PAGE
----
The fervent musician sitting on the seat across me had finally finished tying endless sheets of paper into neat little booklets. He’s been working like a machine, with a sort of frenzied concentration, for the past three hours ever since he got onto the train. After having completed enough booklets to last three orchestras – good grief, is he a musician or a bookbinder’s apprentice ? – he has decided to chat with his plump friend who was sleeping with his mouth open throughout his friends magnum opus (but with his immaculate investment banker level clothing as immaculate as ever. Though I wonder about the investment banker bit. I know of no investment bankers who are BFFs with musicians. Or bookbinder’s assistants.). A lady with two small children – a girl of 5 and a boy of 8 or 9  – requests G and A to create some space for her. You see, we three were the first to climb into the compartment and thus are, of course, spread out like liana across multiple rows and multiple seats in an effort to make ourselves as comfortable as possible.(Editors note:  The seat next to me remained empty throughout the voyage. I suppose kohl-rimmed eyes, unruly loose hair and a forbidding “look” do not a welcoming countenance make. I had a bad moment when a man with a huge Rottweiler entered our compartment and started looking around for space but he thankfully decided to go elsewhere)

The lady decides to talk to us and soon we are chatting with her about what we’re going to see in Berlin. It seems there’s a Museum Island with some pretty insane stuff, so must check that out. (Between G’s desire to do the touristy things, A’s desire to do the dark, Cold-War-era and Nazi-era things and my desire to do all the medieval monuments and ancient history museums, we seem to be straining at the leash in three different directions. However, since we are all female and hyperrational, we shall work something out, I am sure). Turns out the lady is a teacher of English and French. She’s been teaching her kids English and French at home.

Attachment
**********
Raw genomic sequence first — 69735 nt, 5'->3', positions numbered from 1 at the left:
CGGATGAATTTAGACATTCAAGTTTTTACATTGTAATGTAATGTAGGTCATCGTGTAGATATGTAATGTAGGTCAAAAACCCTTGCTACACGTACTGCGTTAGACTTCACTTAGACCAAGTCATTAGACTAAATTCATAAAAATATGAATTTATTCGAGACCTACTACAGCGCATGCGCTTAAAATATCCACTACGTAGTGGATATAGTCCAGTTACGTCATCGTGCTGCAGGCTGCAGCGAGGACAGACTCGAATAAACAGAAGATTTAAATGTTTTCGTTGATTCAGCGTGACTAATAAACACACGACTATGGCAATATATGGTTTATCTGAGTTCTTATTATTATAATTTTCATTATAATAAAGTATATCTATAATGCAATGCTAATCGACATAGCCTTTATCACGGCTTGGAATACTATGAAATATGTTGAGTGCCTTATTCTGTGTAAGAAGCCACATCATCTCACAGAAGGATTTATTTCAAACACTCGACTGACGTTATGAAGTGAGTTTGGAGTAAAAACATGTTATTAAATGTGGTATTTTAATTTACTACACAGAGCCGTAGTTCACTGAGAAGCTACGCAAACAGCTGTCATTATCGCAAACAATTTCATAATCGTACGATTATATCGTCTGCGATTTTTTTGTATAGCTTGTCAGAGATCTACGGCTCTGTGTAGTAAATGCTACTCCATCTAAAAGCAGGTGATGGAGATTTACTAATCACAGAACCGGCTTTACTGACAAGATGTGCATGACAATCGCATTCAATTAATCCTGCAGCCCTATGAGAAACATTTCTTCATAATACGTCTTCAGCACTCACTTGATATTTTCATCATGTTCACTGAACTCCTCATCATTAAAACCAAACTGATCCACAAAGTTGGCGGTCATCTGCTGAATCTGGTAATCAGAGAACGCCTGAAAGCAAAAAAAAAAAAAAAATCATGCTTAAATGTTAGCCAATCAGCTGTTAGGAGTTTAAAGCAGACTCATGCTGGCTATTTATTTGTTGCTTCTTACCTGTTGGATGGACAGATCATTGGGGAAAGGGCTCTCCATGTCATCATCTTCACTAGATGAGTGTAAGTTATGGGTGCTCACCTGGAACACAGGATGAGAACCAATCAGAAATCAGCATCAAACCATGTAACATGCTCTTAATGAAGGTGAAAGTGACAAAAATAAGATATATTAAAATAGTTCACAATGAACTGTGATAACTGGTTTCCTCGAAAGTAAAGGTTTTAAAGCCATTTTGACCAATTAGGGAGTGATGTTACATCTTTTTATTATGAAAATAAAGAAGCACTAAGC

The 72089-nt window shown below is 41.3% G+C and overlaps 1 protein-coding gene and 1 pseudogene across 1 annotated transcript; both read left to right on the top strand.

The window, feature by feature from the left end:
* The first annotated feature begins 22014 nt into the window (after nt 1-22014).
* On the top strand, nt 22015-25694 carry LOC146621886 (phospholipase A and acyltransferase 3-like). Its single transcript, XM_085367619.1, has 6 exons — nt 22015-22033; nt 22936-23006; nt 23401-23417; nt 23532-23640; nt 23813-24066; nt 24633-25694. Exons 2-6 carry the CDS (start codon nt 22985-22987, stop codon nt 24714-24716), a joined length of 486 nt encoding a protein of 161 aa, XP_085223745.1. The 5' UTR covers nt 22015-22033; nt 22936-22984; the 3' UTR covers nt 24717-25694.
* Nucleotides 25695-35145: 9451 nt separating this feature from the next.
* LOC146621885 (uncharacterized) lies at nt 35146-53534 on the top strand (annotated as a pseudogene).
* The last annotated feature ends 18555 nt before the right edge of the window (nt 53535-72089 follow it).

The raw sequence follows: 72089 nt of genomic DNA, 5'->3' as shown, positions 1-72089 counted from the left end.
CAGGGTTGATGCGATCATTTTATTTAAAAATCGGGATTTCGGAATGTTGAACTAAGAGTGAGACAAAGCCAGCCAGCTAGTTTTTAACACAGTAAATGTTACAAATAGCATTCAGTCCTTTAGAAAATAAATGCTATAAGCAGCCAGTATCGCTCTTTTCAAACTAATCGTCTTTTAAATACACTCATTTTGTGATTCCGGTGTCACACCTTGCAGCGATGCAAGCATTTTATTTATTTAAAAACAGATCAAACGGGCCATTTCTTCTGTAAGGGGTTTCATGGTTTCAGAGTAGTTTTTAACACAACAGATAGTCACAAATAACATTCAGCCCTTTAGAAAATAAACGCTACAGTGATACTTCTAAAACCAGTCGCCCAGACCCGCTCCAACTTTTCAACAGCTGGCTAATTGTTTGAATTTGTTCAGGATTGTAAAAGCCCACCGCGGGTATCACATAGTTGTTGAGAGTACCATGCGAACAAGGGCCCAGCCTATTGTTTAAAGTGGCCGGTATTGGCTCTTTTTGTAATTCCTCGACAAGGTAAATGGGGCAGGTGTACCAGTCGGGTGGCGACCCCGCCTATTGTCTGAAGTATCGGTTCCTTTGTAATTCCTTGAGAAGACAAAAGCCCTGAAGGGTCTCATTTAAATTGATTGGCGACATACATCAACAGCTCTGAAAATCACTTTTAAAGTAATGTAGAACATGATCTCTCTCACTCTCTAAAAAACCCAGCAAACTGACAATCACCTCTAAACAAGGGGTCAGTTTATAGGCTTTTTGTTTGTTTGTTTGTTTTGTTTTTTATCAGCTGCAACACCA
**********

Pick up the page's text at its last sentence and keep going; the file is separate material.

“What is your name?” the little girl asks me.

I grin and answer her. The boy is shyer than the girl. He is evidently at the awkward age when little boys hate all females in their vicinity and wish they were back at school playing football with their friends instead of being forced to take part in social interactions.

We get up and say good-bye to the little family. The station is just a minute away.


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Obligatory Food Post


I resisted the urge to post this for a VERY long time. Then I ate it. This is a plain and simple potato curry (“Alur jhol” in Bengali) Yay ! I can cook !


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They can’t stop the Spring.

To my eyes, accustomed to the flat, well-tended plains of France and Austria, the Czech countryside was shockingly dramatic. I was told later that it was ridiculously tame compared to the wilds of Romania, but at the time I had nothing to compare it with and the slightly unkempt look of the  farms – and more often, the woods – that our České Dráhy train lumbered through was exciting.

Praha was slightly disappointing after that. An acquaintance we’d met on the train – she lived in the city – had lowered our expectations considerably by looking rather dubious when we’d said we were going to spend two days in her hometown. “Well…I think if you have been to the Castle and the Charles Bridge, you can say you have visited most of the things in Prague”, she said in her cultured, soft voice. (Carrying the most common type of cellphone charger in the world is sometimes a great and unexpected way to make new friends).

Of course, the Old Town was beautifully preserved, with the rather elaborate Astronomical Clock drawing crowds of visitors so thick that for the first time in Europe I began to feel a place was crowded. The river was pretty too (though we visited “the” Bridge on a Saturday night when there was barely place to stand) but it made me wonder if it wasn’t the fall that was responsible for much of the city’s charm.

The Church in The Castle

St Vitus Cathedral was certainly built to intimidate and not to charm, with its blackened walls inspiring awe rather than devotion. An interesting thing about most Gothic cathedrals is that typically the lintel on top of the main (western) door is decorated with a terrifying carving of the last judgement. Christ sits in rather unbending majesty in the centre, with the souls of the good (usually depicted in an attitude of prayer) on his right side. (Why is the right side always the “right” side?) But on his left, devils prod the souls of the sinful (who are also naked, for some reason) into a successionof ghastly tortures. This was supposed to warn the faithful of the dangers of becoming unfaithful (and of not attending church regularly and donating the tithe, presumably).  On the façade of St Vitus Cathedral, this theme returned but with a twist: instead of being carved or painted the Last Judgement was a huge mosaic. The brilliant tiles reminded one of the Eastern Roman Empire. We weren’t in France or Britain anymore, clearly.